15 Amazing Tips for Strengthening Your Sports Photography Skills

Posted by Fotovalley | August 28, 2020 | Photography

Capturing fast-moving subjects/actions is always associated with sports photography, and is no less a challenge but a major one. When compared to commercial photography it certainly does come in a league of its own or could be said that it is entirely different.

The rush, pressure, and adrenaline involved with this kind of photography hands-down offer certain technical boons to you as a photographer. It doesn’t matter if you’re shooting sports events – amateur or professional, you got to get on track with the best skillsets.


So how do you do it? Fret not, we’ve compiled some amazing tips for you to up your game that will get you a one-of-a-kind experience than everyday photography. Oh and if you do lack the time for photo color correction or overall post-production you could always seek the help of affordable photo editing or image editing services providers.

So ready to boost your confidence in sports photography by getting on with our practical tips to achieve more professional results? Let’s get on with it!

Always Learn to Predict Subject Movements

You can do this by doing extensive research and your homework on different sports events, the one you know, and don’t as every sporting event is different. You could do the research/homework by attending sports events as a spectator, or watch it online. Plant your eyes closely on participant behaviour, moves or transitions, and especially the visual cues. Look for dynamics and interesting elements of the competition and how long they last which will help you figure out your reposition timing while shooting.
It is good to get acquainted with the participants before the shoot, and make sure you ask and get their permission for photographing them. By doing so, they will give you a heads-up about some special feat they want to try. They will be more than happy to help especially if you promise to email them a digital copy.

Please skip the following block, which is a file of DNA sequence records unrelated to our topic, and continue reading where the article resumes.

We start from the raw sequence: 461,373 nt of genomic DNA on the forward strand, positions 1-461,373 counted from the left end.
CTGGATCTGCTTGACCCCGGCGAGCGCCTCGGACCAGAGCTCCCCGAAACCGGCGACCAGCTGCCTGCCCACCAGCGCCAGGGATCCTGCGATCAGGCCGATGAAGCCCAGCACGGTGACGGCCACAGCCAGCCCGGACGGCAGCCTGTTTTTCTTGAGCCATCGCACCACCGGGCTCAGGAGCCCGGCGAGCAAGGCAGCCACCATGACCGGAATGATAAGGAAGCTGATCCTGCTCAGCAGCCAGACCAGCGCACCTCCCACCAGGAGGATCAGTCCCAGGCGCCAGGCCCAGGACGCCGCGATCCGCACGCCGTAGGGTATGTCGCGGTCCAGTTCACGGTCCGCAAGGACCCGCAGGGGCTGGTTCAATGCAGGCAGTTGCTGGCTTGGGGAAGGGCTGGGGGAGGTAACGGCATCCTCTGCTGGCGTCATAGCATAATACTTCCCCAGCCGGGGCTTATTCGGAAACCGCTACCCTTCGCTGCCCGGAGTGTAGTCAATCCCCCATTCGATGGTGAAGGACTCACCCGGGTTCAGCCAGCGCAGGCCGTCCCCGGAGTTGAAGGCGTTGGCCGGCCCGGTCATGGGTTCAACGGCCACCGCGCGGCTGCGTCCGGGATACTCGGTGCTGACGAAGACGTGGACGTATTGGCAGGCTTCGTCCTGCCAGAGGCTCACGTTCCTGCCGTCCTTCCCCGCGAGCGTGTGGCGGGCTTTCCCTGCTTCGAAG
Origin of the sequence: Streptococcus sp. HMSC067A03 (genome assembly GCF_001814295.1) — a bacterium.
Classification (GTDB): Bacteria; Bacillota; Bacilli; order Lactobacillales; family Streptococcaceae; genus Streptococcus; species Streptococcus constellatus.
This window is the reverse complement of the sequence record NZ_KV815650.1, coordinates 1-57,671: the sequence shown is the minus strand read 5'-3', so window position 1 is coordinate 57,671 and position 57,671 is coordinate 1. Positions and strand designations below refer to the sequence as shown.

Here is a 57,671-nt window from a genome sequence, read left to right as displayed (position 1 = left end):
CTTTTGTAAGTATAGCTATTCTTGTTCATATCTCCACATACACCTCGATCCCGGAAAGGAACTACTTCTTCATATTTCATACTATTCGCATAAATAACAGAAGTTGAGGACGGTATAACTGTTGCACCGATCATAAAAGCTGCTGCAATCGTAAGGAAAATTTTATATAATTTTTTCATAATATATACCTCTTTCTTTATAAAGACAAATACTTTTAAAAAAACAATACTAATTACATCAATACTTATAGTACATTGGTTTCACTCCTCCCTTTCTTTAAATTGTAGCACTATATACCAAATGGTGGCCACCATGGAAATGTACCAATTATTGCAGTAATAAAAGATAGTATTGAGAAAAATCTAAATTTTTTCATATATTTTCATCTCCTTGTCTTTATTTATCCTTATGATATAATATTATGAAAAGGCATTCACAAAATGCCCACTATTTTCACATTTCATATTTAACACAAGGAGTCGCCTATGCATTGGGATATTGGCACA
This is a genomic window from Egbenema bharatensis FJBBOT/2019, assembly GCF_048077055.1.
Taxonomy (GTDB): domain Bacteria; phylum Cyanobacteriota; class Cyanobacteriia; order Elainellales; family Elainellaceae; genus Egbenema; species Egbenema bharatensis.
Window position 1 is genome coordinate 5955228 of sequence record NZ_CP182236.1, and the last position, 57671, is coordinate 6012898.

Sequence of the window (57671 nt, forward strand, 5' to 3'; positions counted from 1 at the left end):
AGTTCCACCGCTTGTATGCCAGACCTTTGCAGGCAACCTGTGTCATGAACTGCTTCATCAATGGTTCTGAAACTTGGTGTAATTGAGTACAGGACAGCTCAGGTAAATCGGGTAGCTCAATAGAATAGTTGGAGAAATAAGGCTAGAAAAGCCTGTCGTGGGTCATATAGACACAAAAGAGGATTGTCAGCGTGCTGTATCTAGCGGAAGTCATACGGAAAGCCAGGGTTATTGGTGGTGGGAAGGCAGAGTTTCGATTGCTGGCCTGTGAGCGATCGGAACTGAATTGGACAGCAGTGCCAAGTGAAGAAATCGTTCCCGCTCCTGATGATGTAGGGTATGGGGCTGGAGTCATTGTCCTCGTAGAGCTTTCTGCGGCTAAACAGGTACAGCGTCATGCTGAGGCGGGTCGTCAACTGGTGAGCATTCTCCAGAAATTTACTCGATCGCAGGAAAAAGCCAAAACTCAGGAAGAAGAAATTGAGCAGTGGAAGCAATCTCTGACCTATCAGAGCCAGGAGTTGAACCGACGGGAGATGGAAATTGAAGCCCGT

References are a Great to Get Familiarized with Shots

As mentioned above, talk to competitors about your first-time sports photography opportunity and ask details on what kind of shots are best in the event. Trust us, this always works and they will be more than happy to give their input to you.
The other way is to study the top photos of pros as a reference where you’ll get an idea of the whole scenario. This also means you have to research magazines and websites as well as indicate the preference of their customers or readers. You can execute the same shots until you develop your skillset. It will also give you an idea about photo color correction or the entire post-production.
It will also help you notice that there is a considerable difference between commercial photography and while shooting sporting events.

How to Position Yourself

You could position yourself in context to the humans sporting provided their face is visible. Shots generally work from side-on to head-on angles and if you can get hold of the in-between well and good, as more depth sense is produced.

If you shoot racing cars head-on, they’ll look spectacular, but don’t do the same for horses, ponies, bikes, and motorbikes as they will look really thin in your frame. So, you should try shooting these subjects a little from the side-on or the halfway position between side-on and head-on.

Equestrian (horse-riding) photography is challenging and requires the rider’s face to be visible in the pictures, especially during showjumps. It’s because riders turn their face to either one of the sides to avoid hitting or making contact with the horse’s head. So, make sure you’re not on the opposite side or behind the direction as to where riders turn their heads.

For motorbikes and racing cars the other angle that always works for clicking marvellous photos would be to shoot them from behind.

Positioning with Natural Light from the Sun

Natural light is always a saviour for sports photography and the one from a slightly overcast day is perfect since sunlight is not direct. Although weather patterns are random, and you can’t expect the best lighting, so make sure you are adaptable to work in any condition.

Position yourself in a way that the sun appears behind you which will ensure that your subjects are well lit. The other way will only give you silhouetted subjects. We are not saying it is bad, because silhouetted images are ambient with its darkness. So you can try shooting some of that too.